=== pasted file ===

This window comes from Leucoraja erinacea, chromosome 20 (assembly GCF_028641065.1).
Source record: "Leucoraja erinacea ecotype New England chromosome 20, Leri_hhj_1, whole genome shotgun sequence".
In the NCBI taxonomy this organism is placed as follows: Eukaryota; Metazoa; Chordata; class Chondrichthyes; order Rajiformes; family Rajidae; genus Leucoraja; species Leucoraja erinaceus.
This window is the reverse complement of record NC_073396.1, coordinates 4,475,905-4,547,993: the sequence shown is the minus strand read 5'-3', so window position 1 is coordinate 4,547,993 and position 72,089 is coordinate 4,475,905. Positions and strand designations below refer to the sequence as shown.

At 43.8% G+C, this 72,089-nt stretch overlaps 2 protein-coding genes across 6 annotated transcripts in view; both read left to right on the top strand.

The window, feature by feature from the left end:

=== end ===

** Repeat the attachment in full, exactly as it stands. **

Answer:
This window comes from Leucoraja erinacea, chromosome 20 (assembly GCF_028641065.1).
Source record: "Leucoraja erinacea ecotype New England chromosome 20, Leri_hhj_1, whole genome shotgun sequence".
In the NCBI taxonomy this organism is placed as follows: Eukaryota; Metazoa; Chordata; class Chondrichthyes; order Rajiformes; family Rajidae; genus Leucoraja; species Leucoraja erinaceus.
This window is the reverse complement of record NC_073396.1, coordinates 4,475,905-4,547,993: the sequence shown is the minus strand read 5'-3', so window position 1 is coordinate 4,547,993 and position 72,089 is coordinate 4,475,905. Positions and strand designations below refer to the sequence as shown.

At 43.8% G+C, this 72,089-nt stretch overlaps 2 protein-coding genes across 6 annotated transcripts in view; both read left to right on the top strand.

The window, feature by feature from the left end: